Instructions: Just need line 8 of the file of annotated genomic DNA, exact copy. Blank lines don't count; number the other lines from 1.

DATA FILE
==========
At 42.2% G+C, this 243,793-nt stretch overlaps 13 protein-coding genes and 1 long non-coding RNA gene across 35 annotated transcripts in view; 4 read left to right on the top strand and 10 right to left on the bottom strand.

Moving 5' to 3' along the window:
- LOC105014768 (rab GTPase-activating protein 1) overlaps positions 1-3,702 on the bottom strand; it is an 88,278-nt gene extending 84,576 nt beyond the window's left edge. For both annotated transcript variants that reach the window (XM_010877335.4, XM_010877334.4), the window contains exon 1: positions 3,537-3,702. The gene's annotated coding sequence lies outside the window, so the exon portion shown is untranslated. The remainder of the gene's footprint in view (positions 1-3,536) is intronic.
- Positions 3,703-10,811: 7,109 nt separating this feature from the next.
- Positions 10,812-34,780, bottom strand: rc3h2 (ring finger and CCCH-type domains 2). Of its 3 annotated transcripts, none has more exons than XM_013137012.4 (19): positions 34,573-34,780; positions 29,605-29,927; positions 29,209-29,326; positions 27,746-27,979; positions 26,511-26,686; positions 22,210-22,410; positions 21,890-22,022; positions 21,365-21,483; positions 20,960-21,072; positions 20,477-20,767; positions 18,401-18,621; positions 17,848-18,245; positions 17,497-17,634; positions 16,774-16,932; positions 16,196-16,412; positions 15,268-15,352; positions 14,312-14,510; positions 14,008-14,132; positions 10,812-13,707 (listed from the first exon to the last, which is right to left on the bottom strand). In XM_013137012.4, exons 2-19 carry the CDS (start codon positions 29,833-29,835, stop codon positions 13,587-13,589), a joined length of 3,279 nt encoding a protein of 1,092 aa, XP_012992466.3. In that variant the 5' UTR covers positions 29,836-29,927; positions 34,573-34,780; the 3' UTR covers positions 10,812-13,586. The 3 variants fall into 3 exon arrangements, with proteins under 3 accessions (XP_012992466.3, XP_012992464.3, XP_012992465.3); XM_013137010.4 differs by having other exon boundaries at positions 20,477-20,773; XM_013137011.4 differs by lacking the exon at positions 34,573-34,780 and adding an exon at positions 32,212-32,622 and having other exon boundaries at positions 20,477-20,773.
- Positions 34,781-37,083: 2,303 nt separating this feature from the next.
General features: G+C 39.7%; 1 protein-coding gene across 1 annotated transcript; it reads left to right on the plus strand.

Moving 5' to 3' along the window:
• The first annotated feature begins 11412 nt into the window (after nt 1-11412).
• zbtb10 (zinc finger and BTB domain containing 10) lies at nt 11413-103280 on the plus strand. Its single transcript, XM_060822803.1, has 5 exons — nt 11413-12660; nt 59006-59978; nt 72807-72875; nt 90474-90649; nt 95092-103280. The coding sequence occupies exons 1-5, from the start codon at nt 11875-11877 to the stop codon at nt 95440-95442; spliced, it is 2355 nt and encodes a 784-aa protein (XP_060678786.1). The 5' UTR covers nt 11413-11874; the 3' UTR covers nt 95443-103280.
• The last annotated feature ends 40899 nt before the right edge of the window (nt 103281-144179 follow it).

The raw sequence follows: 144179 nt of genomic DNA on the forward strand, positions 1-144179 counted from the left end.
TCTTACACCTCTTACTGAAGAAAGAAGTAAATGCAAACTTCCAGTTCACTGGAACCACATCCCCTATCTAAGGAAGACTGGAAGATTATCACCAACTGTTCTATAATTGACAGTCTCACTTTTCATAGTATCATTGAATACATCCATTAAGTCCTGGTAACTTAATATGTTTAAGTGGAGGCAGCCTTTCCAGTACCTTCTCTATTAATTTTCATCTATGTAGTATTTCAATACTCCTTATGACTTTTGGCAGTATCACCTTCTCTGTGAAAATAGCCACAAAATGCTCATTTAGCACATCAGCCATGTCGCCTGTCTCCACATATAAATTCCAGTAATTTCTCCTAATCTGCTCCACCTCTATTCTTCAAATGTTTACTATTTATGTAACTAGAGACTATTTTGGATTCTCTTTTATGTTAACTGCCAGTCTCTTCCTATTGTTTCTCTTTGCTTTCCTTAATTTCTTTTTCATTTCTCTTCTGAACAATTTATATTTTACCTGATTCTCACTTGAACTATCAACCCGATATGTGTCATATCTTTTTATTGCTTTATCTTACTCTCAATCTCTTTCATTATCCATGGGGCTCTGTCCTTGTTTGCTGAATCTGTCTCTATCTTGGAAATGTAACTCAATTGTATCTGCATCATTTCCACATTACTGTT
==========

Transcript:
Moving 5' to 3' along the window: